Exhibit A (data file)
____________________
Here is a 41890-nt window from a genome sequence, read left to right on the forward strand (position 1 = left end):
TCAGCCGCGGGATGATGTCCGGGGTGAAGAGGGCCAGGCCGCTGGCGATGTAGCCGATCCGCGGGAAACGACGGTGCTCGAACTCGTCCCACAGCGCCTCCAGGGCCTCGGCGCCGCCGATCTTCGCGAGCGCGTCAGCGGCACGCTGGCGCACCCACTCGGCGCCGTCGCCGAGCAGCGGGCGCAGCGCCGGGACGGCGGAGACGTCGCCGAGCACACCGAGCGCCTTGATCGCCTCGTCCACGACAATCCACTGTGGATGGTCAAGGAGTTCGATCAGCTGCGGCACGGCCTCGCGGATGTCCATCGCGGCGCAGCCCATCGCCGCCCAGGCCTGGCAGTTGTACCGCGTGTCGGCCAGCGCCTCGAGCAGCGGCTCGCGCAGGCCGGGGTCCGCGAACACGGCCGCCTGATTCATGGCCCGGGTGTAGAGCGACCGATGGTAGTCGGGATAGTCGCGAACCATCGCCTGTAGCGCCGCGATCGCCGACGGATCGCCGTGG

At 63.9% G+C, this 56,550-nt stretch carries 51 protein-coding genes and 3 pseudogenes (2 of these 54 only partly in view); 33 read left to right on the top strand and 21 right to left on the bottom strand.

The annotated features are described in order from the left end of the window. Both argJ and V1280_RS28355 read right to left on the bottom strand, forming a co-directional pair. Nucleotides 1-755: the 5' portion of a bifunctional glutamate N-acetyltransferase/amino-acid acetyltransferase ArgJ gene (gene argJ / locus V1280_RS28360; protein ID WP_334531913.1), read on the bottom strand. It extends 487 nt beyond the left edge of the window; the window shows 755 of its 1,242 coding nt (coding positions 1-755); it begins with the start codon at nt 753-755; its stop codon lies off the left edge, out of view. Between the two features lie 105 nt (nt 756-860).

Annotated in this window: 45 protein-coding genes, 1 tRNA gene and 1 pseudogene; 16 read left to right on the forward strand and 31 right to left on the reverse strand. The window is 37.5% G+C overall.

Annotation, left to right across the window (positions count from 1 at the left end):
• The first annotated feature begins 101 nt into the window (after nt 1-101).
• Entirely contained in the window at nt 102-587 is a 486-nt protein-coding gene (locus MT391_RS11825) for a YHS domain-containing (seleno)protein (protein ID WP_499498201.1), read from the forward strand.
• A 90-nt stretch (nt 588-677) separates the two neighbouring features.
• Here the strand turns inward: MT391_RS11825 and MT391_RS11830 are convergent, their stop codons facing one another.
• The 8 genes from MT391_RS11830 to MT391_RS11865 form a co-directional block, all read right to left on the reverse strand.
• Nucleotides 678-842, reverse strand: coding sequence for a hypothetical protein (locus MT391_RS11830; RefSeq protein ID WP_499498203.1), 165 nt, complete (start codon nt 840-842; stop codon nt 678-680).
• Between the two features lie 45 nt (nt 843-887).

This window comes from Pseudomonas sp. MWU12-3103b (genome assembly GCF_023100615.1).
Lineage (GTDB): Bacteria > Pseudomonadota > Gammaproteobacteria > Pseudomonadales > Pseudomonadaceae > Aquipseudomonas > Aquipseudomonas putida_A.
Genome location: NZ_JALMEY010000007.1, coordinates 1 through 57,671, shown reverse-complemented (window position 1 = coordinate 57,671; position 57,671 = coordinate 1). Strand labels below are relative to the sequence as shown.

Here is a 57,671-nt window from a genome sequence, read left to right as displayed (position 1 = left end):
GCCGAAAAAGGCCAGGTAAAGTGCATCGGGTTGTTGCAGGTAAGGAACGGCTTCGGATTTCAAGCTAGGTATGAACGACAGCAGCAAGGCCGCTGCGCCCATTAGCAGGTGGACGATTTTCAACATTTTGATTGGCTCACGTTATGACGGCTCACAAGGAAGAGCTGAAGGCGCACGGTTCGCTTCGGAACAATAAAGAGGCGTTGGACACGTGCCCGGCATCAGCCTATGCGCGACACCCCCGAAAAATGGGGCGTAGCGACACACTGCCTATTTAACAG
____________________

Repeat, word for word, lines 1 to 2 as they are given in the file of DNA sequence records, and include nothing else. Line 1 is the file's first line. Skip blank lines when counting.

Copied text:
Here is a 41890-nt window from a genome sequence, read left to right on the forward strand (position 1 = left end):
TCAGCCGCGGGATGATGTCCGGGGTGAAGAGGGCCAGGCCGCTGGCGATGTAGCCGATCCGCGGGAAACGACGGTGCTCGAACTCGTCCCACAGCGCCTCCAGGGCCTCGGCGCCGCCGATCTTCGCGAGCGCGTCAGCGGCACGCTGGCGCACCCACTCGGCGCCGTCGCCGAGCAGCGGGCGCAGCGCCGGGACGGCGGAGACGTCGCCGAGCACACCGAGCGCCTTGATCGCCTCGTCCACGACAATCCACTGTGGATGGTCAAGGAGTTCGATCAGCTGCGGCACGGCCTCGCGGATGTCCATCGCGGCGCAGCCCATCGCCGCCCAGGCCTGGCAGTTGTACCGCGTGTCGGCCAGCGCCTCGAGCAGCGGCTCGCGCAGGCCGGGGTCCGCGAACACGGCCGCCTGATTCATGGCCCGGGTGTAGAGCGACCGATGGTAGTCGGGATAGTCGCGAACCATCGCCTGTAGCGCCGCGATCGCCGACGGATCGCCGTGG